Democracy in the Middle East will not come through Iraq or Afghanistan. It will only flow from an independent Palestinian state, which became a possibility with the death of Yasser Arafat.
We have been presented with a window through which to launch democracy and the implications are profound. Arafat's likely successor, Abu Ala, wants peace. He wants to prevent another generation of young men in that region from growing up without hope. Most importantly, he is someone with whom we can negotiate.
But the process cannot be forced or willfully imposed. The United States cannot prop up a group that has been openly hostile to Israel for the last 50 years. Doing so would prove disastrous for the future of Israel. We've seen in the past how supplying military and economic concessions to Egypt and, before them, Iraq, threatened to pull apart the entire balance of power in the Middle East.
Yes, we must act quickly, but we cannot act arbitrarily. We cannot push ahead with a peace plan without ensuring that the Palestinian authority's new leader will actually crack down on terrorism against Israel. Simply, there can be no peace until the Palestinian leadership dedicates itself to eradicating terrorism. Will a roadmap - a simple edict - undo the cultural configurations that lifetimes of hate have created? The answer's no. There must be cultural change. Palestinians must wish to integrate. This possibility exists. The Palestinians are weary of their own intifada, but a democratic Palestinian state living peaceably next to Israel will only occur after the Palestinian infrastructure changes.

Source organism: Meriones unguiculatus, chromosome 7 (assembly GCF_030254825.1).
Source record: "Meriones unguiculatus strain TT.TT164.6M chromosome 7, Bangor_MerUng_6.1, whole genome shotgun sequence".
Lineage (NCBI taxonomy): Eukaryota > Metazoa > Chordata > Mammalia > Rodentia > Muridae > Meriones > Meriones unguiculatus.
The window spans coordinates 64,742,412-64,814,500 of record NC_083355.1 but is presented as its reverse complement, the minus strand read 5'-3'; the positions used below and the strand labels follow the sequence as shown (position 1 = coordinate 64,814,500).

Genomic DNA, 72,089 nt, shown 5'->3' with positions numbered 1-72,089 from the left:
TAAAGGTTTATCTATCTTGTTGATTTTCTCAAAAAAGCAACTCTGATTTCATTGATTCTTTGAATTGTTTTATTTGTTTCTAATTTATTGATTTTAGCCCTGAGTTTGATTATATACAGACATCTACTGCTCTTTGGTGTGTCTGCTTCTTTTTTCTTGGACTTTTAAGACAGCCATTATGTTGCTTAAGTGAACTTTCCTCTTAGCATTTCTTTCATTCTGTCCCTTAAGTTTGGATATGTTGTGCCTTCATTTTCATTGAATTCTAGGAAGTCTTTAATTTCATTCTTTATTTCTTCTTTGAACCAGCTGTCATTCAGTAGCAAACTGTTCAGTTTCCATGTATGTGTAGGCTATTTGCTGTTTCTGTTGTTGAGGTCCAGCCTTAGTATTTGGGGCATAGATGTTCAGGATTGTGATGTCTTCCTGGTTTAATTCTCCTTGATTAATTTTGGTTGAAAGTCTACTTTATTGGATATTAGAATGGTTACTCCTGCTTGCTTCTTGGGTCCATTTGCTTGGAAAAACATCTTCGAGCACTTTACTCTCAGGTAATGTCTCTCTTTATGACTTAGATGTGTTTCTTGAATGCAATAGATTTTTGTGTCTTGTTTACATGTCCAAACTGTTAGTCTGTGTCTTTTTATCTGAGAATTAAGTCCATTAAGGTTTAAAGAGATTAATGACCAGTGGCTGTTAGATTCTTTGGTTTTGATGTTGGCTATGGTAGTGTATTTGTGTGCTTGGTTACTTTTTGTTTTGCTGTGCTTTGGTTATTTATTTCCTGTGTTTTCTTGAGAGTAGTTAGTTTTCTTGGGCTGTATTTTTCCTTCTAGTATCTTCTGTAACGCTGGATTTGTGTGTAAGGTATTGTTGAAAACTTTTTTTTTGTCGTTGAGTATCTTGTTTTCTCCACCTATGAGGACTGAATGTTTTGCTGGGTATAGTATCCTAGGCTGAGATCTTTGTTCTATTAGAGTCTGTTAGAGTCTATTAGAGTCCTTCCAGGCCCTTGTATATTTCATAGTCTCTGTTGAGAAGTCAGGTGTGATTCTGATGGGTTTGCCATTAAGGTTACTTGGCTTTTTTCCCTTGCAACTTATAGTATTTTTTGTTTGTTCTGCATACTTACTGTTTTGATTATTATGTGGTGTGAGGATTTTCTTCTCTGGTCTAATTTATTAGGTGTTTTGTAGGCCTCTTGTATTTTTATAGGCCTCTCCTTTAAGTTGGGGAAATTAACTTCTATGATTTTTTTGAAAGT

That process began last week when Secretary of State Colin Powell met with Israeli and Palestinian leaders in an effort to restart peace talks. After the meeting, Powell spoke to the historic opportunity presented by the forthcoming Palestinian elections: "I sense an understanding that an opportunity has presented itself and if both sides work together to make sure that the Palestinians have a successful election on the ninth of January, and to that election bestow the legitimacy of the electorate on a new president, then we have some opportunities to move even more aggressively in the months after that toward the disengagement from Gaza."
And indeed, Israel has responded with a historical withdrawal from the Gaza Strip and parts of the West Bank. This is only a beginning. It will take an enormous effort by the United States, Israel and the new Palestinian leadership to re-establish peace talks and to bring a new focus to the debate about an independent Palestinian state. America, England and Israel have stepped forward. If the Palestinian elections do not disintegrate beneath the infighting of rival factions, a new partnership for peace will emerge. That would finally help stabilize the Middle East and have a ripple effect throughout the world.
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